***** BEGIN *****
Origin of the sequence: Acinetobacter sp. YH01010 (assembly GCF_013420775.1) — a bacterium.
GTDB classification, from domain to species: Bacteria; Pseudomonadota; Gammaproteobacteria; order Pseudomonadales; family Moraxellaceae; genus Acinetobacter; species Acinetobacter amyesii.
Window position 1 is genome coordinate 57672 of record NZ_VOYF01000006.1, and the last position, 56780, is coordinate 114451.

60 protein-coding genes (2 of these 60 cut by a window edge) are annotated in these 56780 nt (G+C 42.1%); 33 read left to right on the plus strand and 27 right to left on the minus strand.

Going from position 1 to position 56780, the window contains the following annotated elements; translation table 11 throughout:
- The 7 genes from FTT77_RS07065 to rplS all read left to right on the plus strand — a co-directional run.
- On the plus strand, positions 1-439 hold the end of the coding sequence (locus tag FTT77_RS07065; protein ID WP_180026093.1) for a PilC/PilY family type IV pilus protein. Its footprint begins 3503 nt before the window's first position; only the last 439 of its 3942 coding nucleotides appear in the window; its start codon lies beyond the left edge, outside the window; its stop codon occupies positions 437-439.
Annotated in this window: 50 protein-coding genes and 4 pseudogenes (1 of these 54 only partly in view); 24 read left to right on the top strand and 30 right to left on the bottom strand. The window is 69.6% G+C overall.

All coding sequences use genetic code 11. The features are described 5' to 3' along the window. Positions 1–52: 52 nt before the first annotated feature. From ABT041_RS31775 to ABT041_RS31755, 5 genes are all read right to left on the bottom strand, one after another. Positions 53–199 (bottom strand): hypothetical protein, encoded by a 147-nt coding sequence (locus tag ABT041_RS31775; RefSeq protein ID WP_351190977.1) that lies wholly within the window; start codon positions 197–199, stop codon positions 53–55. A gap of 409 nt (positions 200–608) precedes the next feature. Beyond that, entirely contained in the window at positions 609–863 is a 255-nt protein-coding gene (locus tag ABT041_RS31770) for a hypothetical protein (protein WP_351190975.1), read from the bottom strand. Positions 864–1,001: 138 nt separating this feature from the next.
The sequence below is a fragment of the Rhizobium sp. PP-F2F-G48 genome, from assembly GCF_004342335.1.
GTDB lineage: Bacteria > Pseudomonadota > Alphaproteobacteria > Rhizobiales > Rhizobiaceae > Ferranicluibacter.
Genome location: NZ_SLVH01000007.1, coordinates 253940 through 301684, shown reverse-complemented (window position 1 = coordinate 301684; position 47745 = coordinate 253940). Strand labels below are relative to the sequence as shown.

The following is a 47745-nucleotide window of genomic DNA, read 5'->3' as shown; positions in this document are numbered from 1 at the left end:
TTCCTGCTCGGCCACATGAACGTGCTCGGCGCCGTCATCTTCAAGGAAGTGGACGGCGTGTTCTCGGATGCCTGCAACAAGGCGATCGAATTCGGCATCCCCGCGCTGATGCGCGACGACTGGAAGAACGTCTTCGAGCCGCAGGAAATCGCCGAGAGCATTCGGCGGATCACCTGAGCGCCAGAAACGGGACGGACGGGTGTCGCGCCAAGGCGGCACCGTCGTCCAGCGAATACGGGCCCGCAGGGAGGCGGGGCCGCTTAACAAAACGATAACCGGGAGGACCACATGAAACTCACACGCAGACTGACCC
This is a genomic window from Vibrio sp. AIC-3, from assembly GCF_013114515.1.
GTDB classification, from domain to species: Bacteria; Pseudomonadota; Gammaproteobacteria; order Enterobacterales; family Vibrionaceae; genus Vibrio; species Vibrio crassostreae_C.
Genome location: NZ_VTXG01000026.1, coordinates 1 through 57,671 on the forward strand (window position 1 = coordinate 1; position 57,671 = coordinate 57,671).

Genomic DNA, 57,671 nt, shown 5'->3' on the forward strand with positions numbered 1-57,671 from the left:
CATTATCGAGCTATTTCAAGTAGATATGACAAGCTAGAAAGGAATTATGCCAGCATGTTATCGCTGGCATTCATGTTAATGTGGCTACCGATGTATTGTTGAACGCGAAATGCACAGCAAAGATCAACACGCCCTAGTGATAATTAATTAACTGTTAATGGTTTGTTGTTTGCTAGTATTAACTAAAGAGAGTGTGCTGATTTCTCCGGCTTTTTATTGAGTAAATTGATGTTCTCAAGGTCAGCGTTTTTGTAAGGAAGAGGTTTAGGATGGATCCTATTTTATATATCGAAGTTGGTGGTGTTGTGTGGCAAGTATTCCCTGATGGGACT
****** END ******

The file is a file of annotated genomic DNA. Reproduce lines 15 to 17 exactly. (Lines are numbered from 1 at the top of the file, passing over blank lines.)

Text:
This is a genomic window from Vibrio sp. AIC-3, from assembly GCF_013114515.1.
GTDB classification, from domain to species: Bacteria; Pseudomonadota; Gammaproteobacteria; order Enterobacterales; family Vibrionaceae; genus Vibrio; species Vibrio crassostreae_C.
Genome location: NZ_VTXG01000026.1, coordinates 1 through 57,671 on the forward strand (window position 1 = coordinate 1; position 57,671 = coordinate 57,671).